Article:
W3C home > Mailing lists > Public > public-appformats@w3.org > July 2007

Re: [ac] wildcard rules and subdomains

From: Jonas Sicking <jonas@sicking.cc>
Date: Fri, 06 Jul 2007 17:18:11 -0700
Message-ID: <468EDBC3.8080801@sicking.cc>
To: Thomas Roessler <tlr@w3.org>, "WAF WG (public)" <public-appformats@w3.org>

Thomas Roessler wrote:
> On 2007-07-05 15:16:34 -0700, Jonas Sicking wrote:
> 
>> An alternative solution is to remove the wildcard syntax
>> entierly, and say that it's implicitly always there. So
> 
>> Content-Access-Control: deny <evil.com>, allow <good.com>
> 
>> denies evil.com together with subdomains, while allowing good.com
>> together with subdomains.
> 
> To be clear, I don't object against that particular wildcard syntax.
> However, part of this discussion is likely moot given the thread
> that Rhys (rightly) opened up with respect to the interaction with
> POWDER.

 From what I understood POWDER is changing their syntax so I think we 
could take a lead here and hopefully they will follow us.

> On 2007-07-06 10:23:10 -0700, Jonas Sicking wrote:
> 
>> sigh, keeping saying that without coming up with an alternative
>> seems very unproductive.
> 
> I agree that we seem not to be making much progress on the "deny"
> issue on the mailing list.
> 
> To summarize, the concerns are:
> 
> - "deny" lets people express policies that might not be enforced
>   since semantics are expressed in terms of adding to the list of
>   sites for which access is permissible.

This is true for the 'exclude' syntax too. The rule

Content-Access-Control: allow <*.foo.com> exclude <evil.foo.com>

will in fact allow pages from evil.foo.com to access this resource if 
the resource is located at evil.foo.com.

Note that even for deny the only time it doesn't do what you might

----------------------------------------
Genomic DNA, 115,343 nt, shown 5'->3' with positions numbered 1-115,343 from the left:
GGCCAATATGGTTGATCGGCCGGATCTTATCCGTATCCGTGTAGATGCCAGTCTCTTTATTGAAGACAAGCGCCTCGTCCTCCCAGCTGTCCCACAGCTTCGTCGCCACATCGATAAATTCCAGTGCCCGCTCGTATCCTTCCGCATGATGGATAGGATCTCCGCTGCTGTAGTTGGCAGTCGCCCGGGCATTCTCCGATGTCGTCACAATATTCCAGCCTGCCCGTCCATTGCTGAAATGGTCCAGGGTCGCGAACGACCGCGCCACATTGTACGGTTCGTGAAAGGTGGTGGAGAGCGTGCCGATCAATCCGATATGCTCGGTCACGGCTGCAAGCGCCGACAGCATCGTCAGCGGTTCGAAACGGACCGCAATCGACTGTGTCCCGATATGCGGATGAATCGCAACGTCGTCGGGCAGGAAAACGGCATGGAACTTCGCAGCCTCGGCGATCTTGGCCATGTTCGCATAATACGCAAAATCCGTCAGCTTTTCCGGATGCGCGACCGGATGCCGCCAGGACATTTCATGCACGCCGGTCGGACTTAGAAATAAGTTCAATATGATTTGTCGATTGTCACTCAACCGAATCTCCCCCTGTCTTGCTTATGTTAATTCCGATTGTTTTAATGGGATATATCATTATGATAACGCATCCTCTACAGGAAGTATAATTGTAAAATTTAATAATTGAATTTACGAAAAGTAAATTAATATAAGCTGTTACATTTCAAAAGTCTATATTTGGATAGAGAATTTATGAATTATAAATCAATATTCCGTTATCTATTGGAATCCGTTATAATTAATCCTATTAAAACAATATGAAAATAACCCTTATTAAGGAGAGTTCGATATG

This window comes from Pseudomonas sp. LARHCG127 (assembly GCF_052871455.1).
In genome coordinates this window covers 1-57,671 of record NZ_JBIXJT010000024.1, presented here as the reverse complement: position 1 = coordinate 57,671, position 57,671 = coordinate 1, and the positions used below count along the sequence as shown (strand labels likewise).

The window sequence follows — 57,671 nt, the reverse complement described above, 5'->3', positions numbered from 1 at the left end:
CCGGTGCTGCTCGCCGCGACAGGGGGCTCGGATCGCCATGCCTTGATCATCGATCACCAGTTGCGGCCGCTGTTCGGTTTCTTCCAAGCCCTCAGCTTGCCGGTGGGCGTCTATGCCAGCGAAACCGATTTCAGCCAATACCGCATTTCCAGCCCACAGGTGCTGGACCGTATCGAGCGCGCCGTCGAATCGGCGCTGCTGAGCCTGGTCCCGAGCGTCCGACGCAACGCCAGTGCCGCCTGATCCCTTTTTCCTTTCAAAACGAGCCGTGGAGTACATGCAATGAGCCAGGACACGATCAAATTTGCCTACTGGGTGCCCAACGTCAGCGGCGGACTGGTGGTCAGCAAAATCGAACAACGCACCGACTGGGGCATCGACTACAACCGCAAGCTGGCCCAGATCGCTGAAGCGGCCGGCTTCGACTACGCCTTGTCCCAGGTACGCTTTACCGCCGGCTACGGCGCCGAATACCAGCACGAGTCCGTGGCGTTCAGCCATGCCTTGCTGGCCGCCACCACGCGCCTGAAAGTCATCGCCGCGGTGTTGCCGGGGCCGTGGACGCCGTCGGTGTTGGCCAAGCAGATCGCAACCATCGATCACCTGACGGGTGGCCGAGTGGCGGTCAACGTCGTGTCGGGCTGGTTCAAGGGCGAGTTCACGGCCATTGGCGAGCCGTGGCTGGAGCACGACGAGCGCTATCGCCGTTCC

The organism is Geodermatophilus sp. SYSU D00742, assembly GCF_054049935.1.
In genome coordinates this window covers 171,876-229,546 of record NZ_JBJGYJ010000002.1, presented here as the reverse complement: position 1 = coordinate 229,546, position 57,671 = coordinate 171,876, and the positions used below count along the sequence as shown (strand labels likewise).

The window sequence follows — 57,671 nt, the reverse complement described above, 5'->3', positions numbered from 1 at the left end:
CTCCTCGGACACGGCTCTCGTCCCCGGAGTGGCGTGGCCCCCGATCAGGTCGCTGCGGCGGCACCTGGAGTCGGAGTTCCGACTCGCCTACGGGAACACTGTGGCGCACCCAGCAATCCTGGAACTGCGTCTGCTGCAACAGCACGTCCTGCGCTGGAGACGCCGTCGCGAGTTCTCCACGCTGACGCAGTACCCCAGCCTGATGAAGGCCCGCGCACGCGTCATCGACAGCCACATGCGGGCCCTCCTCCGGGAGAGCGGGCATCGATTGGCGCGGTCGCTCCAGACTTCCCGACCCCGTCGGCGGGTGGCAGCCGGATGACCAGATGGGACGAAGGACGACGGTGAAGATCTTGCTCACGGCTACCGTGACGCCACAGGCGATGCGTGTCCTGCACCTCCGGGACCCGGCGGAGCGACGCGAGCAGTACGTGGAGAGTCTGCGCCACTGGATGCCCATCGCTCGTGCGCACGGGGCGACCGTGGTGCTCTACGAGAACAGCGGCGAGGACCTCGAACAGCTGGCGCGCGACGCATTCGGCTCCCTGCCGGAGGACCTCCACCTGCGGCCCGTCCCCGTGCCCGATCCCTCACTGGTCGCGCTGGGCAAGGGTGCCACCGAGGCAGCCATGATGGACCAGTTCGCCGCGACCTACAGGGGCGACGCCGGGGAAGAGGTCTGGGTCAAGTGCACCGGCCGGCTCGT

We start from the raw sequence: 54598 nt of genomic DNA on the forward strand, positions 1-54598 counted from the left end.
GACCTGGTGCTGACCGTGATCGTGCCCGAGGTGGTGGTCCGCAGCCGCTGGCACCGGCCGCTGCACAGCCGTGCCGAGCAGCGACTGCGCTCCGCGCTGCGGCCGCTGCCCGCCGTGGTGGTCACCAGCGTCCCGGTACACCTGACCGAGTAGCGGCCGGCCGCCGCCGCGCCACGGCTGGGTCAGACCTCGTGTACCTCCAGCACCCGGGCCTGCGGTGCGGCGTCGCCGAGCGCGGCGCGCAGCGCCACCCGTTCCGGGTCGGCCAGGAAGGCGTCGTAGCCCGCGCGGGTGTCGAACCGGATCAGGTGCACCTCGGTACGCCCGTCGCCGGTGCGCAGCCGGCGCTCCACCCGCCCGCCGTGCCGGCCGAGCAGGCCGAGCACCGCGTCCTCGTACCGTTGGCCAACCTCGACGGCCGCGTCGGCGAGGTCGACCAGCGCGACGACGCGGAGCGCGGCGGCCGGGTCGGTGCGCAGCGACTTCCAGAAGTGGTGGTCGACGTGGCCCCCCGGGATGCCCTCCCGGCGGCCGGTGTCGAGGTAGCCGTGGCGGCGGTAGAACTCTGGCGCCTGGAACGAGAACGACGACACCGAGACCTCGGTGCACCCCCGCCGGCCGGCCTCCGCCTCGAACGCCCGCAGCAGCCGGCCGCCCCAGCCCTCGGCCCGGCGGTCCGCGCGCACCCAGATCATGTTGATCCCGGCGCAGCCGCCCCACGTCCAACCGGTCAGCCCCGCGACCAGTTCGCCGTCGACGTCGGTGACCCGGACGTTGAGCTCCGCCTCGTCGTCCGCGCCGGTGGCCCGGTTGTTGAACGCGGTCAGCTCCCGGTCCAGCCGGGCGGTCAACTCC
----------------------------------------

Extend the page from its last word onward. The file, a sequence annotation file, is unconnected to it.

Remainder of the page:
expect it to is if you're explicitly denying the server where the 
resource is located.

> The one use case that we have for the "deny" statement so far is
> configuring web servers on which somebody might have put erroneous
> "allow" authorizations, in case there is a practical attack going
> on.  I agree that it's a valid concern, but I disagree that it
> should lead to a change to the language.

The other use case if your putting a resource on a server that grants 
access, but you don't want your particular resource to be accessible 
cross domain.

> Therefore, I'm essentially proposing that we do not treat this use
> case.
> 
> This is ultimately a question that the two of us won't solve by
> running our heads against each other, either in e-mail or on the
> phone.  I'd therefore (as I said before) like to hear the opinions
> that others hold on this question.

Agreed. I should note that this use case was one that was brought up 
during our security review of access-control at mozilla, and one that we 
felt needed to be addressed. So it's not just me personally that feel 
this way.

/ Jonas
Received on Saturday, 7 July 2007 00:18:29 UTC

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